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Effects of spaceflight on postnatal development of arterial baroreceptor reflex in rats

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Abstract:

Abstract Aim: 

It has been reported that spaceflight attenuates the arterial baroreceptor reflex. As this reflex function changes dramatically during postnatal development, we hypothesized that space flight depresses the developmental changes of the reflex system. To test this hypothesis, we evaluated the baroreceptor reflex function in rats, which were exposed to a microgravity environment on a space shuttle 9–25 days after birth. Methods: 

Baroreceptor reflex sensitivity and the afferent sensitivity were evaluated by measuring heart rate (HR) and aortic nerve activity (ANA) changes in response to an increase in mean arterial pressure (MBP) derived by phenylephrine injection (20–50 g kg−1) under urethane-anaesthesia. Results: 

Baroreceptor reflex sensitivity (% change of HR/% change of MBP) was lower in the flight group (FLT: −0.19 ± 0.04, n = 4) than either the asynchronous ground control group (AGC: −0.47 ± 0.06, n = 6, P < 0.01) or the vivarium group (VIV: −0.41 ± 0.07, n = 6, P < 0.05). This was similar to the differences of the afferent sensitivity (% change of ANA/% change of MBP) between FLT (2.07 ± 0.30) and the control groups (AGC: 2.71 ± 0.22, n.s.; VIV: 3.00 ± 0.32, P < 0.05). At the end of 30 days of recovery under normal gravity conditions, however, there were no significant group differences in these parameters. Conclusion:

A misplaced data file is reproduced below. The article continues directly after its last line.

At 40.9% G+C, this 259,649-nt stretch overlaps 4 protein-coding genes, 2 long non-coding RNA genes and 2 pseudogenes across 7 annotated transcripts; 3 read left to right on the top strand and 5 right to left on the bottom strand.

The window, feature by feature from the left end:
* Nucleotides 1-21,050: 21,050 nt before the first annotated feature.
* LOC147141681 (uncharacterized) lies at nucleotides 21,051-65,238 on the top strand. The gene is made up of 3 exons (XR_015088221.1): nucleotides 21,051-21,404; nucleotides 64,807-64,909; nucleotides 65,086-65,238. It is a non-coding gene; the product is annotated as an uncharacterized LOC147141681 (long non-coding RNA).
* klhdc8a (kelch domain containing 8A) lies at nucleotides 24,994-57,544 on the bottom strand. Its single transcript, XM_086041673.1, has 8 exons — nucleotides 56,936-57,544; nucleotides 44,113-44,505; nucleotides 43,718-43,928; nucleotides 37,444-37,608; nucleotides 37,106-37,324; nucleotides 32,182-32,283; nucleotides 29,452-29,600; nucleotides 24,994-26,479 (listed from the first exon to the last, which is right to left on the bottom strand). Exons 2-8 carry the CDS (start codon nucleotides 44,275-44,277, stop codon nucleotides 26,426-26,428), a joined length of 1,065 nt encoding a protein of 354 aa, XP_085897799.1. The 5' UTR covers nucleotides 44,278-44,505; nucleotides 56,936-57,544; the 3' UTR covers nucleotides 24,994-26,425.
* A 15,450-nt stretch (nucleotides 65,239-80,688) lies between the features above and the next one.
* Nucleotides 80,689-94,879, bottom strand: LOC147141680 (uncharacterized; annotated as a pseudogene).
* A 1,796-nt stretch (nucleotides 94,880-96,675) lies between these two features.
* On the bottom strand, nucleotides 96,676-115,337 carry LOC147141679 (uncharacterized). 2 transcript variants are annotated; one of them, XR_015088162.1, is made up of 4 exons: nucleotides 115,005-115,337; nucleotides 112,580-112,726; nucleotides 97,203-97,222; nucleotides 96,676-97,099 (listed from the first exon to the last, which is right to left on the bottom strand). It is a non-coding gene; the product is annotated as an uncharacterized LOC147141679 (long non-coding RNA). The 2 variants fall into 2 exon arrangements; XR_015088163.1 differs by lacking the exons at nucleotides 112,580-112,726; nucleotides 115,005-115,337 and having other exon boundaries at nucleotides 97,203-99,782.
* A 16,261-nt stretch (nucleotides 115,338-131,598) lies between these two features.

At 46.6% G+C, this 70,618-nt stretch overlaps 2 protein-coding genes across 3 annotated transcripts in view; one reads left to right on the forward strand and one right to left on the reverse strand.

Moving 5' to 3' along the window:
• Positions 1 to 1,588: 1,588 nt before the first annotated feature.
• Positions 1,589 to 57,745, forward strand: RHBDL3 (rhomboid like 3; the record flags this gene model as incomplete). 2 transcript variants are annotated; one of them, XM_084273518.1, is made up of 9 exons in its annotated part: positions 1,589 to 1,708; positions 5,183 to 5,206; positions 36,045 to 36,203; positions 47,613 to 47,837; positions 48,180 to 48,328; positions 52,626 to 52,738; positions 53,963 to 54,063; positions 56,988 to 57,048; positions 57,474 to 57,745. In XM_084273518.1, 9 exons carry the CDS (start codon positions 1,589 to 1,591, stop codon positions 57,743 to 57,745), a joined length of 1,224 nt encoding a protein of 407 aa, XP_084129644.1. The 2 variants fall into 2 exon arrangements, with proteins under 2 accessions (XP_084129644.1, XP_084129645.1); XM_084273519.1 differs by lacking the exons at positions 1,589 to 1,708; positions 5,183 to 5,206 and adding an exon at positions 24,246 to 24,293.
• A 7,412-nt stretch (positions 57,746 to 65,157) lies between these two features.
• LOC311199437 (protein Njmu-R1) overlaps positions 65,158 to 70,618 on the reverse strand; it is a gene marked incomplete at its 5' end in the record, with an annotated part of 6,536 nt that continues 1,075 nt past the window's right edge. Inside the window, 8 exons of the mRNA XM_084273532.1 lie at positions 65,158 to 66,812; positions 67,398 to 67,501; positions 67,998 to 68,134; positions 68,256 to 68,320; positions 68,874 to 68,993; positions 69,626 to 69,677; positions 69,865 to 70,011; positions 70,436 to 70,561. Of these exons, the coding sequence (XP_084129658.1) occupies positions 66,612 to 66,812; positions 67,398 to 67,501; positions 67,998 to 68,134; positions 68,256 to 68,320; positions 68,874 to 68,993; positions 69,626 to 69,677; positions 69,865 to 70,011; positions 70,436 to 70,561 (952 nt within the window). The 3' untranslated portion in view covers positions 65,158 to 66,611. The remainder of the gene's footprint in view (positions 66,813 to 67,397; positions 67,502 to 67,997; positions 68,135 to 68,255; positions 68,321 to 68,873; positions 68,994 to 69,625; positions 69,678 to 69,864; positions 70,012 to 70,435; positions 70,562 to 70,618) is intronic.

These results suggest that the space environment attenuates the postnatal development of the arterial baroreceptor reflex function in rats, which may be partially because of a depression of the postnatal development of the baroreceptor afferents. These functional alterations, however, recover to their normal level on re-exposure to the Earth's gravity.

Keywords: Sprague–Dawley rat; aortic nerve; baroreflex; blood pressure; postnatal development; weightlessness

Document Type: Research Article

DOI: https://doi.org/10.1111/j.1365-201X.2005.01419.x

Affiliations: 1:  Department of Physiology, Fukushima Medical University School of Medicine, Fukushima, Japan 2:  Experimental Animal Center, Fukushima Medical University School of Medicine, Fukushima, Japan 3:  National Space Development Agency of Japan, Tsukuba, Ibaraki, Japan 4:  Department of Biological Sciences, Graduate School of Science, The University of Tokyo, Bunkyo-ku, Tokyo, Japan 5:  Department of Anesthesiology, The University of Tokyo, Bunkyo-ku, Tokyo, Japan

Publication date: 2005-05-01

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